A black stork, whom birdwatchers call Raivo, had recently been en route from the Middle East to his nesting grounds in Estonia, when suddenly he made a U-turn in Romania and headed a few hundred kilometers back south.
Such backtracking is typical, according to ornithologists who use geographical tracking devices to follow migrating birds like Raivo, but it is a sign that weather is not yet warm enough, reported Õhtuleht.
Conditions are still wintry in the north, and most of the birds being tracked are in the Mediterranean, with Ilmar, an osprey, still in Chad. Weather forecasters are still predicting below-freezing nighttime temperatures and snow and sleet for this week.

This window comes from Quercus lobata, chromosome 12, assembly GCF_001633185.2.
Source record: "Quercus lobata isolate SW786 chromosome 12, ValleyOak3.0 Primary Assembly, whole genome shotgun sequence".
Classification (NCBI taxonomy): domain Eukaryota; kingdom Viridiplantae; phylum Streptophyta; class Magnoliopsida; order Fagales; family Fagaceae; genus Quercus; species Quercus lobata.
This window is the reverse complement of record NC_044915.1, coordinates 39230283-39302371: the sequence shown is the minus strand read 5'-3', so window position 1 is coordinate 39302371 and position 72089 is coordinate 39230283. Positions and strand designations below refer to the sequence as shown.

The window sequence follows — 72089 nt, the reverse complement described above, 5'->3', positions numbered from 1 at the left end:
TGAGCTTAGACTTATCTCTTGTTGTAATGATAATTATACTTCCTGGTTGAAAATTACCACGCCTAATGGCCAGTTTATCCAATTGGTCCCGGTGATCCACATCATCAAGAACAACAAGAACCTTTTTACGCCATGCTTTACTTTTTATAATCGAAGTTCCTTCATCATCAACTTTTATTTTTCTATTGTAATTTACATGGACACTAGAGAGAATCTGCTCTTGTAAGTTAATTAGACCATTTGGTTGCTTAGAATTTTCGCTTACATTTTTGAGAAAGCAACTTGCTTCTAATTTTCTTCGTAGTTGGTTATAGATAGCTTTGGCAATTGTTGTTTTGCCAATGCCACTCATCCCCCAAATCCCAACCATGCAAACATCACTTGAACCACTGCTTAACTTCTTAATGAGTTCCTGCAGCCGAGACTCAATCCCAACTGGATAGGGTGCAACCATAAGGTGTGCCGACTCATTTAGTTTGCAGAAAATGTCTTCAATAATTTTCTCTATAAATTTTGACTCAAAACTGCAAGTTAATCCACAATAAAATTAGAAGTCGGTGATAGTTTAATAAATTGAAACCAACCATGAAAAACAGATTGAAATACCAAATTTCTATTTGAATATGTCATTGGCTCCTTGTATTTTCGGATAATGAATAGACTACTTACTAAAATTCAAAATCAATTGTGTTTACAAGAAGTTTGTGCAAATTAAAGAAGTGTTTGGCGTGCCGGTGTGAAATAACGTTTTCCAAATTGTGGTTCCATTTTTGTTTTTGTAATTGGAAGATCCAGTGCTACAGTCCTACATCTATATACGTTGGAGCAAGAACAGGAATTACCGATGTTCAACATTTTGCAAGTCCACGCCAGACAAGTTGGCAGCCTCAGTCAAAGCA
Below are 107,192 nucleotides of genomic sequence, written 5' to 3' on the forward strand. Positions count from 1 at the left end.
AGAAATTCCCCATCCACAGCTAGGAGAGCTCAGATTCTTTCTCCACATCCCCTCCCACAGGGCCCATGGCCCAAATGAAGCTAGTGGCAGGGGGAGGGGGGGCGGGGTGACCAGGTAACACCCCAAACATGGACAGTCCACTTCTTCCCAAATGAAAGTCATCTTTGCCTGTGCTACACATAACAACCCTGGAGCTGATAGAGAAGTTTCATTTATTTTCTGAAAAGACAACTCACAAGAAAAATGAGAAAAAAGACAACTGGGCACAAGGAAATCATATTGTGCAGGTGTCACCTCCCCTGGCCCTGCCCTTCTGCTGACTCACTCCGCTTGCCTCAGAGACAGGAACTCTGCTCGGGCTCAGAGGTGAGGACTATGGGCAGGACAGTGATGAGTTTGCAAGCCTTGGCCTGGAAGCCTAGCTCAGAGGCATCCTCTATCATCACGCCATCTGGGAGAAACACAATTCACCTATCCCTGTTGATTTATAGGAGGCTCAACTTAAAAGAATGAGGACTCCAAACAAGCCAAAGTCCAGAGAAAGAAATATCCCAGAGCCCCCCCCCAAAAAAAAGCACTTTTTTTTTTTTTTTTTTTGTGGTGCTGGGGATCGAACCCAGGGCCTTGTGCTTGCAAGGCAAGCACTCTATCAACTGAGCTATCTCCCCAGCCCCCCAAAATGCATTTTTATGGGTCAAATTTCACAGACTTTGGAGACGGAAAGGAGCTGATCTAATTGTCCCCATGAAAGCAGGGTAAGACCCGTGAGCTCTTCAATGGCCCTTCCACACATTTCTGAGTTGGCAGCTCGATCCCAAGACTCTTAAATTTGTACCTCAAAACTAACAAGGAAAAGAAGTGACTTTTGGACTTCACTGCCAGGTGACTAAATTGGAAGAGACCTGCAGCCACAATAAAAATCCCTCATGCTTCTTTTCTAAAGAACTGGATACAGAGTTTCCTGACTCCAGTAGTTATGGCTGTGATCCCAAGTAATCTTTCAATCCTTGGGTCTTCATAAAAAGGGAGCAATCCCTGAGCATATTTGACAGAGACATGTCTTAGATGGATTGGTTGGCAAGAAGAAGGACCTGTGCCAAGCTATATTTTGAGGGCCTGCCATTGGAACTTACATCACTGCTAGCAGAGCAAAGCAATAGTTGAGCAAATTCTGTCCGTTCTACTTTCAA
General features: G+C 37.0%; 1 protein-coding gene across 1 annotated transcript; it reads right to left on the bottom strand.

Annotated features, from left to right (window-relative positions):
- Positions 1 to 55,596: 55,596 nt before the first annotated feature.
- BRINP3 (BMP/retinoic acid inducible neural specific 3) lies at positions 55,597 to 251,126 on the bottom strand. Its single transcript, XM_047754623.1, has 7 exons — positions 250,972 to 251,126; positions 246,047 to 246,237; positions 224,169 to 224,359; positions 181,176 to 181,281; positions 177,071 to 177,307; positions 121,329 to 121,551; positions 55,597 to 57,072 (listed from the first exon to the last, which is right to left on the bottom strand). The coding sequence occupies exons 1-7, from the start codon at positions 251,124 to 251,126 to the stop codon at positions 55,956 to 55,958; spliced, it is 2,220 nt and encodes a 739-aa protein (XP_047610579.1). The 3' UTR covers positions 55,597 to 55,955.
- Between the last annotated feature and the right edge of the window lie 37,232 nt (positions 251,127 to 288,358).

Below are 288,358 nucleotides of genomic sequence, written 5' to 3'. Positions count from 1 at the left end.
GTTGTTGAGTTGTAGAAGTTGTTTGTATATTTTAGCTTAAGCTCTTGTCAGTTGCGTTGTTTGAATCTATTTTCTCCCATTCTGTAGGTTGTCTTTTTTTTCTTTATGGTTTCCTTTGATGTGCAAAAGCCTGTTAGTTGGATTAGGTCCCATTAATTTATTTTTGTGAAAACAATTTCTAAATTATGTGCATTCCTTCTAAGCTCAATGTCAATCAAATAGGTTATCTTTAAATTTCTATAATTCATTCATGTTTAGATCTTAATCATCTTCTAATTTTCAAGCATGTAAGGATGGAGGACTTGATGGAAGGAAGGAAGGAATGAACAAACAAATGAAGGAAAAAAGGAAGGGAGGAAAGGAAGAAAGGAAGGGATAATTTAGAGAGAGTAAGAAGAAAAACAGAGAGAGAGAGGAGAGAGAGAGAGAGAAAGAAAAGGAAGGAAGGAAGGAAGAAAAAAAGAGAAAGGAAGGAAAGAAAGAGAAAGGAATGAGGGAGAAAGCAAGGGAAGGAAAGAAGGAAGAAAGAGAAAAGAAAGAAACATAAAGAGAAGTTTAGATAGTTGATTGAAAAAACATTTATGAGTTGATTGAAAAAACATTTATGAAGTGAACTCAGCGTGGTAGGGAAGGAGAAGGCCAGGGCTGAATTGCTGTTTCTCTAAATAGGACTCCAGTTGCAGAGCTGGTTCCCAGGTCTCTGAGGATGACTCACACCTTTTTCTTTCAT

"We have never had such a bad [birdwatching] year, not even close. There are so few types of birds and so few birds in general,“ said Estonian ornithological society representative Riho Kinks.
Once spring does arrive, it will take just a few days for the birds to make their way from central Europe to Estonia.
The birds can be followed on a publicly viewable migration map.